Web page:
Fort Wayne = foodie heaven

I was lucky enough to receive an invitation to attend a media tour of Fort Wayne, which took place last Friday. Hubby and the toddler tagged along, happy to swim at the hotel pool and do their own thing while I was off doing mine. It was just a quick overnight trip, but man, did we cram in a lot of good eating.

The sheer number and diversity of restaurants in Fort Wayne is somewhat astounding. It is the second largest city in Indiana with a population of around 300,000, so I guess I shouldn’t be as surprised as I was to discover this.

I’ll write more about the other attractions we saw in later entries; for now, I’ll focus on what was perhaps my favorite part of the day. As part of the tour, my small group got to enjoy a progressive dinner at three of the best eateries in the downtown area. On top of a great lunch and sampling at DeBrand Chocolates, mind you. I’m not sure how everyone managed to keep going, but somehow, we persevered.

Our first stop for appetizers? The Oyster Bar. Those who know Fort Wayne are familiar, I’m sure. This old-school eatery has been around and operating in the form of a tavern since 1888. Today, it’s an upscale seafood joint. As a point of reference for Indianapolis folks – imagine a much smaller St. Elmo’s, but with seafood instead of steaks and kitschier decor. They do serve steaks and pasta and such at Oyster Bar, but ordering them here seems silly with fish of this caliber.

To sample all we could, we shared half a dozen or so apps around the table. Crab cakes, mussels, oysters, Louisiana shrimp, calamari strips… Oh. My. Grouper.

Oysters Rockefeller

My eyes nearly glazed over when the dishes just kept coming. All fabulous, mind you. The shrimp was spicy but not overpoweringly so, and the mussels fragrant and flavorful.

Louisiana shrimp

Now, I should point out that I don’t really care for calamari under normal circumstances, but I like it here, where it’s more like a tenderized fish stick than those nasty tentacly bits.

Oyster Bar’s signature calamari

I could have easily filled up at Oyster Bar, downed a glass of wine and called it a night, but there were still two restaurants to go. I paced myself with a few bites and held back.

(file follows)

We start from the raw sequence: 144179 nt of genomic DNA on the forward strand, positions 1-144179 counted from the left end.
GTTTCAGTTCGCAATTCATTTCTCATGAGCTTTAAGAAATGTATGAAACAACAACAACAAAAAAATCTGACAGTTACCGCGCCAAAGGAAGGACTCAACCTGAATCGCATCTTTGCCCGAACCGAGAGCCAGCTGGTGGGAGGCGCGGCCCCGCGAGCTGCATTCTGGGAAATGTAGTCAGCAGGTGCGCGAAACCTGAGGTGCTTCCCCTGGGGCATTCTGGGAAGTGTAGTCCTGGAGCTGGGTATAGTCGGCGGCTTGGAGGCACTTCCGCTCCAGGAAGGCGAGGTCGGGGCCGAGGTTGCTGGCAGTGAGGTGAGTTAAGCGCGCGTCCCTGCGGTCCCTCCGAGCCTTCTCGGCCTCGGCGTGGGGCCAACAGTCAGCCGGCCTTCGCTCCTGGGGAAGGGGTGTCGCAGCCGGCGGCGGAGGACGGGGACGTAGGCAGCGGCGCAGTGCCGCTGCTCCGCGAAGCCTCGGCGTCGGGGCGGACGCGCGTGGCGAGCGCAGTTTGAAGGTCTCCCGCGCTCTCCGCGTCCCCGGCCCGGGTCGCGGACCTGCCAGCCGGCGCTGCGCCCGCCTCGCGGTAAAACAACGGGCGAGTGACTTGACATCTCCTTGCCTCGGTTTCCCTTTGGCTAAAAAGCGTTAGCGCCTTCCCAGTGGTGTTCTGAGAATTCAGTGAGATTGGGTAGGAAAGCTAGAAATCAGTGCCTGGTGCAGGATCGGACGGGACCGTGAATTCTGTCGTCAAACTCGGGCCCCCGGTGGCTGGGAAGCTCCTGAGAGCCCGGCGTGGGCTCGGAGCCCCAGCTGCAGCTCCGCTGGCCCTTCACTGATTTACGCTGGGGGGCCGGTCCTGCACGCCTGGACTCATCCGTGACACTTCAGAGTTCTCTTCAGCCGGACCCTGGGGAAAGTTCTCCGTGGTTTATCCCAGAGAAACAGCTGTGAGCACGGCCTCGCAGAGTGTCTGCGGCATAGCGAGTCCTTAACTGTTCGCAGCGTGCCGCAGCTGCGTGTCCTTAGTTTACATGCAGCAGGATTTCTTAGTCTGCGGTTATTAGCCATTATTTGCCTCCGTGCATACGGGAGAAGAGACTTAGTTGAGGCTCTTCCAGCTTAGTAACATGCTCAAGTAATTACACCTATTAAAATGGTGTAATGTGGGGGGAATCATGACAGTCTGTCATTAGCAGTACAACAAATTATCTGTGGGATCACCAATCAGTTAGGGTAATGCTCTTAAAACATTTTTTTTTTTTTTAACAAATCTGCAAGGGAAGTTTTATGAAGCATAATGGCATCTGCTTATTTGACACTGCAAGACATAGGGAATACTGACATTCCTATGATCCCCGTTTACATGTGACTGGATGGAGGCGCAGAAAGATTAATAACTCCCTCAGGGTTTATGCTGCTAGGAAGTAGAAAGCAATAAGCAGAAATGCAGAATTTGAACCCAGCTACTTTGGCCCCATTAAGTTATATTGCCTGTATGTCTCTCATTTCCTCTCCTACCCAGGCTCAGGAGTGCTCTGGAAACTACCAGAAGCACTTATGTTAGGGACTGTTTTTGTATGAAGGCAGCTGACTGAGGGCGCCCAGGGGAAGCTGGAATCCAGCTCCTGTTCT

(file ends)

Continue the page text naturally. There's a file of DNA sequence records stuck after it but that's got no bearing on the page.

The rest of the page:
Oyster Bar on Urbanspoon

Next up for entrees — Don Hall’s Old Gas House. Don Hall is a big name on the Fort Wayne restaurant scene with a handful of restaurants scattered around town, each with its own distinctive spin. One is a diner, one is upscale fine dining, one is a Japanese steakhouse (yes, seriously), and so on. There’s even a Hall’s Grill in Castleton for Indy peeps who need a fix. The Gas House is located along the river in, you guessed it, an old gas plant facility, and has been serving there for half a century.

My first meal at the Gas House was about 15 years ago when I was in town for a Barry Manilow concert at the Embassy Theater. (Those of you who know me personally are shaking your heads right now. For those of you who don’t — Hello. My name is Amy. I’m a Fanilow.) The ticket was a birthday gift from my parents and we met some of their friends at the Gas House for dinner prior to the show. Can’t remember much about that meal, except that I ordered prime rib and it was delicious. Barry was awesome, of course.

The Gas House has been renovated in recent years and the décor looks beautiful, very romantic and upscale. A perfect date night destination. During the summer, they also open a deck for al fresco riverside dining, which I imagine is pretty spectacular.

Our meal on Friday night was pre-ordered, so I didn’t get a look at the menu, although I would have liked to. Soon after we sat down, our plates arrived — sliced beef tenderloin with mashed potatoes, corn/bacon hash, asparagus and Hollandaise sauce. Yummy.

our entree at Don Hall’s Gas House

The meat was a little more rare than I would have ordered, but it was super tender and tasted great. I cleaned my plate.

Hall's Old Gas House on Urbanspoon

For dessert, we drove across the parking lot (it was raining, cut me some slack) to Club Soda. Love the name of this place. It’s also located in an old renovated building, but inside, it’s totally trendy with swanky martinis and contemporary cuisine.

Our desserts were already plated and waiting for us when we arrived — three big platters, each bearing a selection of gorgeous sweet treats. Strawberry shortcake layered into a martini glass, key lime pie, chocolate bourbon cake, crème brulee, a house specialty Snickers ice cream pie, and a couple of chocolate truffles. I nearly went into sugar shock just looking at it.

dessert overload at Club Soda

By that point in the evening, my stomach was reaching capacity, so I just nibbled a taste of the Snickers pie and the chocolate cake before tossing in my napkin and calling it quits.

Snickers Pie

Club Soda on Urbanspoon

With that, I returned to the hotel to regroup with my guys and beached myself on the bed for the rest of the evening. With a smile on my face.

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Recent culinary exploits and obsessions

A few foodie items I’ve recently been jazzed about: